Unusual complication of retrograde dissection to the coronary sinus of valsalva during percutaneous revascularization: a single-center experience and literature review

Chest. 2001 Feb;119(2):493-501. doi: 10.1378/chest.119.2.493.


Background: While coronary dissection, which is one of the most frequently occurring complications during interventional procedures, has various forms, extensive coronary dissection retrograde to the coronary sinus of Valsalva (CSV) is very rarely observed.

Methods and results: Within the last 5 years, we retrospectively reviewed our experience with 4,700 consecutive patients who underwent angioplasty procedures, 7 of whom (0.15%) developed extensive coronary dissection retrograde to the CSV. Six of the seven patients developed retrograde dissection of the right CSV during angioplasty to the right coronary artery. One of the seven patents developed retrograde dissection of the left CSV during angioplasty to the left anterior descending artery. Retrograde dissection, which extended to the ascending aorta in two patients, was observed by transthoracic echocardiography and surgical findings, respectively. Five patients were successfully treated by coronary stenting. However, this complication caused four patients to have acute myocardial infarctions, resulting in emergency surgery for one patient and in-hospital death for another.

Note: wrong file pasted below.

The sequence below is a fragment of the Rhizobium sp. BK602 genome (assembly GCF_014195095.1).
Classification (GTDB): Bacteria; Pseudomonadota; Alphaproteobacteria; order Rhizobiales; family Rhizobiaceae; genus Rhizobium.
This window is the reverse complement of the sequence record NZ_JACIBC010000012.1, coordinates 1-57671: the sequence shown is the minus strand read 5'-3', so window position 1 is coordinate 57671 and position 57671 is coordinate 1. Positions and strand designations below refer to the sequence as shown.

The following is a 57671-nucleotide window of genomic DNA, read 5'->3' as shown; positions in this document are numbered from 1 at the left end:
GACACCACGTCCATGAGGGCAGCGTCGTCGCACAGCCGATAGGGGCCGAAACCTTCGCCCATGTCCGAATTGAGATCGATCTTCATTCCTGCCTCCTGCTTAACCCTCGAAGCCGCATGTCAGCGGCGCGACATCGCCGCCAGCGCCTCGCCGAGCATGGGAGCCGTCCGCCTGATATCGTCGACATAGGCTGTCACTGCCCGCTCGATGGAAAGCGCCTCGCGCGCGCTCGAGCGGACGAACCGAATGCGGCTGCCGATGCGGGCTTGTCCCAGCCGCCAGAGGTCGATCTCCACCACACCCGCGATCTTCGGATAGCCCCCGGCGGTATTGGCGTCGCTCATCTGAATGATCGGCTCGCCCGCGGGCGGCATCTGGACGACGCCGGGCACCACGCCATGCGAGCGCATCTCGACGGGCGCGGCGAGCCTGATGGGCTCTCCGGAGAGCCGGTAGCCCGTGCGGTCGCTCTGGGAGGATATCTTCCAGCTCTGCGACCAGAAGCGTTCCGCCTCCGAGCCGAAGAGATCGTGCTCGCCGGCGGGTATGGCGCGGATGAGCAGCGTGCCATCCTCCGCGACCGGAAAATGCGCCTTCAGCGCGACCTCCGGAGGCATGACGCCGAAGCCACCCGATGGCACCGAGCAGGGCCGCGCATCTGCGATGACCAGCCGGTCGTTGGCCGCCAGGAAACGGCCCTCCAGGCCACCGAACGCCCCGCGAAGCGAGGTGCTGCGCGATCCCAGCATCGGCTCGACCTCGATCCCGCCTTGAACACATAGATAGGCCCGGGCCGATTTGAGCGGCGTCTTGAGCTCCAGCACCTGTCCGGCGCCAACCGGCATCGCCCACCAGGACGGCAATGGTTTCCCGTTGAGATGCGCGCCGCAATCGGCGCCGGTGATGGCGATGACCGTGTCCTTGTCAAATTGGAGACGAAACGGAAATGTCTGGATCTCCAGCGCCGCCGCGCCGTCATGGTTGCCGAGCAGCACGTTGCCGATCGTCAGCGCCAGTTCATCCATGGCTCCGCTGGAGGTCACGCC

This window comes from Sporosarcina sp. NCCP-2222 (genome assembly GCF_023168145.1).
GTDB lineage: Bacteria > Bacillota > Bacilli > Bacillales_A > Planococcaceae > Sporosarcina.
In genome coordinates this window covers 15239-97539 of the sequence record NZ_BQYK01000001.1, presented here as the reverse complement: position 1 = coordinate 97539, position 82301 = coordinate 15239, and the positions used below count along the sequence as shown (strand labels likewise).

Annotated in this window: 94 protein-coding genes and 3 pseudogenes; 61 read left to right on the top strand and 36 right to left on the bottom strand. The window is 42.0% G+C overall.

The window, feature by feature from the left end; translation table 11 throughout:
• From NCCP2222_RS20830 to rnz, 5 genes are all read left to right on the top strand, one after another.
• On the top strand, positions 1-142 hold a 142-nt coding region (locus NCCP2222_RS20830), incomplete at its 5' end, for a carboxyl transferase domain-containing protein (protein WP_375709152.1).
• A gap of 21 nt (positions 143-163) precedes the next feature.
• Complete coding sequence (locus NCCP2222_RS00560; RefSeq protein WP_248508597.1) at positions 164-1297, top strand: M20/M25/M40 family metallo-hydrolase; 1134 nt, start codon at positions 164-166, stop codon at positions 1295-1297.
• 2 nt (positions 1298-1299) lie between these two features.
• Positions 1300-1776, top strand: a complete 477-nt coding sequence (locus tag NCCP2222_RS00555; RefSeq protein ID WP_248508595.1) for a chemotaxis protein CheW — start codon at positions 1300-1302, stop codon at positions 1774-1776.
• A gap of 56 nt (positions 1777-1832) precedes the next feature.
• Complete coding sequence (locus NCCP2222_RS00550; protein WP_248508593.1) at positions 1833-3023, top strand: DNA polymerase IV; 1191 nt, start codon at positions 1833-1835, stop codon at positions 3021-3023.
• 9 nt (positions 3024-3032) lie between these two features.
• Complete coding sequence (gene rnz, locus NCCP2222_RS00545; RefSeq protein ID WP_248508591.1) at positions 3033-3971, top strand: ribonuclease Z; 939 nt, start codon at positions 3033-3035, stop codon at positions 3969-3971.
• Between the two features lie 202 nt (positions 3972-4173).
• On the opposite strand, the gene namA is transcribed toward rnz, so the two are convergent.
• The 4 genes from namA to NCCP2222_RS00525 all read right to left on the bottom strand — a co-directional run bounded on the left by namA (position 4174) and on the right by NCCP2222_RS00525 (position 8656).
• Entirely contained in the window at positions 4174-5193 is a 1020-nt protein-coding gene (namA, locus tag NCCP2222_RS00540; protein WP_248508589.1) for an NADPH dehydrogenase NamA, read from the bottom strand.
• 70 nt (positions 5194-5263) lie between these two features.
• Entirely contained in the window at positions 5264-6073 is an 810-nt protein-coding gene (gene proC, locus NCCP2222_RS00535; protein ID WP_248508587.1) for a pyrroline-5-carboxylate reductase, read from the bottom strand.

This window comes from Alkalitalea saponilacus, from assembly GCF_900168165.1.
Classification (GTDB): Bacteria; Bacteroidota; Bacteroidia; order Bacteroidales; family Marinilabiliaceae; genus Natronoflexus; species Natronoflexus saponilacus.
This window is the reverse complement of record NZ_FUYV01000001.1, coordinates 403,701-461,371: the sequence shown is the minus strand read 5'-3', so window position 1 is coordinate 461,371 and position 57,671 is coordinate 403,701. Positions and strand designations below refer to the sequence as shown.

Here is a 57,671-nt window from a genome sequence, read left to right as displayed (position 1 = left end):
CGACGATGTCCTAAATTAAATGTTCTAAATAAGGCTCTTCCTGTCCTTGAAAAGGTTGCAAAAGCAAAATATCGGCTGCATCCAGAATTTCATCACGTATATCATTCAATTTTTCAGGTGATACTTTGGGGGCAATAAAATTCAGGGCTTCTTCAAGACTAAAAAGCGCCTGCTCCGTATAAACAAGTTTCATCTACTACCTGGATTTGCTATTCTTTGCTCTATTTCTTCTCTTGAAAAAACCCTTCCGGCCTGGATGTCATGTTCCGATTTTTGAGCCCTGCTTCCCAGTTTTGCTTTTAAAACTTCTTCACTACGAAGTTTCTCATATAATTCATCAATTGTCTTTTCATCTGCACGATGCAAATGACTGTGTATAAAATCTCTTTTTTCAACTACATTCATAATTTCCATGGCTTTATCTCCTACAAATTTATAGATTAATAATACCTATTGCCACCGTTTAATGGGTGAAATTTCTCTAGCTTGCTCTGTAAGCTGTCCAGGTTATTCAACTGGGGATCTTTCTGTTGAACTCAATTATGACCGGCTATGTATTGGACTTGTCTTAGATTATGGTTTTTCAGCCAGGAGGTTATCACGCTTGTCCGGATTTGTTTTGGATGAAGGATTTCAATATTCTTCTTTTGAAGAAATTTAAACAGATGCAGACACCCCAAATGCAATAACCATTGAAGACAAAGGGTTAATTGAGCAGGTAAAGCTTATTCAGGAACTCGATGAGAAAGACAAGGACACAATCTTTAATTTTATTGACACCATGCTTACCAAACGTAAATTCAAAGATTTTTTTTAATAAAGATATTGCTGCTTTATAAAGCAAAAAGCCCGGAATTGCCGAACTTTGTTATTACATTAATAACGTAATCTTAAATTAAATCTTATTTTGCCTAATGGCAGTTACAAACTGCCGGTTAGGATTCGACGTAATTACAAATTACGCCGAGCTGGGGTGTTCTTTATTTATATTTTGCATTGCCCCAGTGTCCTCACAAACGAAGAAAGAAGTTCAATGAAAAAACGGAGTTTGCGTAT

Conclusions: Our experience increased our understanding of this very rare complication. However, this complication may be life threatening, and patients in this clinical setting may have a potential risk for acute myocardial infarction, emergency surgery, or even sudden cardiac death. Therefore, it is important to learn how to promptly diagnose and manage this complication.

MeSH terms

  • Aneurysm, Dissecting / etiology*
  • Angioplasty, Balloon, Coronary / adverse effects*
  • Aortic Aneurysm / etiology*
  • Cardiac Catheterization / adverse effects
  • Coronary Angiography
  • Female
  • Humans
  • Male
  • Retrospective Studies
  • Sinus of Valsalva*
  • Stents